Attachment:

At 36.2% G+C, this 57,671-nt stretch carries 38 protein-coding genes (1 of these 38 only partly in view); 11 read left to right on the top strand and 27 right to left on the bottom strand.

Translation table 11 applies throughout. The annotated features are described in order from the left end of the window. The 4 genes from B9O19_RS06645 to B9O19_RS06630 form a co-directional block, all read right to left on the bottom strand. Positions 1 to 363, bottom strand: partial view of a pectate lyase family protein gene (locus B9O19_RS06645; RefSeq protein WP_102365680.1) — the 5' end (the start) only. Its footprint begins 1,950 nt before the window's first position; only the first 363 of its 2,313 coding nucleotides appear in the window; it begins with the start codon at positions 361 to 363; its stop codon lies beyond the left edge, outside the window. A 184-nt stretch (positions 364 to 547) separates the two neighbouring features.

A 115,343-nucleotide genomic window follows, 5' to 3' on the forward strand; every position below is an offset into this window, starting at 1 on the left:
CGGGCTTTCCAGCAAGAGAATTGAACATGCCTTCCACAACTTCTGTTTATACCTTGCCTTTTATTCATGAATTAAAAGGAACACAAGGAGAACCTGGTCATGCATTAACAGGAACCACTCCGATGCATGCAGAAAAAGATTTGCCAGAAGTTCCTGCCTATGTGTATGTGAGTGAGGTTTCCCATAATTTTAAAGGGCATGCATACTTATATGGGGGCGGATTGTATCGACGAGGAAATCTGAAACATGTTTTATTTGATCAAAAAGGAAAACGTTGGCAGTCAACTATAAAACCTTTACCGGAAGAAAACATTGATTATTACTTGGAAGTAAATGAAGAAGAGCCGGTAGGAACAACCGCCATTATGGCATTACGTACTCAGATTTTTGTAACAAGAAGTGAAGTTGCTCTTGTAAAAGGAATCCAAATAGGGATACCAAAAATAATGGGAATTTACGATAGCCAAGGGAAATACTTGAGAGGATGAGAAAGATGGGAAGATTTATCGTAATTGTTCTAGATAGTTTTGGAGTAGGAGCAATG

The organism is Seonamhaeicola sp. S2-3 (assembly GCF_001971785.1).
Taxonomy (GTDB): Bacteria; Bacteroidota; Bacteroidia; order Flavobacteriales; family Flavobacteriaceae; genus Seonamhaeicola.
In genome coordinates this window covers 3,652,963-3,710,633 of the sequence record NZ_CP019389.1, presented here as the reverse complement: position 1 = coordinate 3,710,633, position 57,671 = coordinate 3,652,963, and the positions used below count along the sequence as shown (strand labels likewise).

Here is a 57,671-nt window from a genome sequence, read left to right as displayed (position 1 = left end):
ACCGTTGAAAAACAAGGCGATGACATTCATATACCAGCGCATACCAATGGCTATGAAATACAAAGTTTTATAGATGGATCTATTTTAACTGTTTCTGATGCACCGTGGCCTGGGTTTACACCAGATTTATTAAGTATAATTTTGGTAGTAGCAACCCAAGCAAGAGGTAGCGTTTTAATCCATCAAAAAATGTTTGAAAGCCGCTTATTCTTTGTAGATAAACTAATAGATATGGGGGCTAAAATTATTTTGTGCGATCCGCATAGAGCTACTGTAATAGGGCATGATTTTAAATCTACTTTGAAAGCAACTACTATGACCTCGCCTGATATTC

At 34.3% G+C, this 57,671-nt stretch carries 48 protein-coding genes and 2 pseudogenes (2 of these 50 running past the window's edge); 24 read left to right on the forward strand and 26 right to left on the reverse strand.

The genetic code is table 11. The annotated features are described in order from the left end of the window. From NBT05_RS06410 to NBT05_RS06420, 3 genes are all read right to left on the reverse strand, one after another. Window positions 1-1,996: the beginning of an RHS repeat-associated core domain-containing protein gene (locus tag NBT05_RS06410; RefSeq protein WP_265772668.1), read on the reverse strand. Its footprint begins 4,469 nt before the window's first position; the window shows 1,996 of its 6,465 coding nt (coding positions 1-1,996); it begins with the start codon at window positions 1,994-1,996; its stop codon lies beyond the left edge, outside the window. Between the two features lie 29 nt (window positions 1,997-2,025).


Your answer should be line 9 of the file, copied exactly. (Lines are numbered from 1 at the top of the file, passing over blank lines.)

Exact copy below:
ACCGTTGAAAAACAAGGCGATGACATTCATATACCAGCGCATACCAATGGCTATGAAATACAAAGTTTTATAGATGGATCTATTTTAACTGTTTCTGATGCACCGTGGCCTGGGTTTACACCAGATTTATTAAGTATAATTTTGGTAGTAGCAACCCAAGCAAGAGGTAGCGTTTTAATCCATCAAAAAATGTTTGAAAGCCGCTTATTCTTTGTAGATAAACTAATAGATATGGGGGCTAAAATTATTTTGTGCGATCCGCATAGAGCTACTGTAATAGGGCATGATTTTAAATCTACTTTGAAAGCAACTACTATGACCTCGCCTGATATTC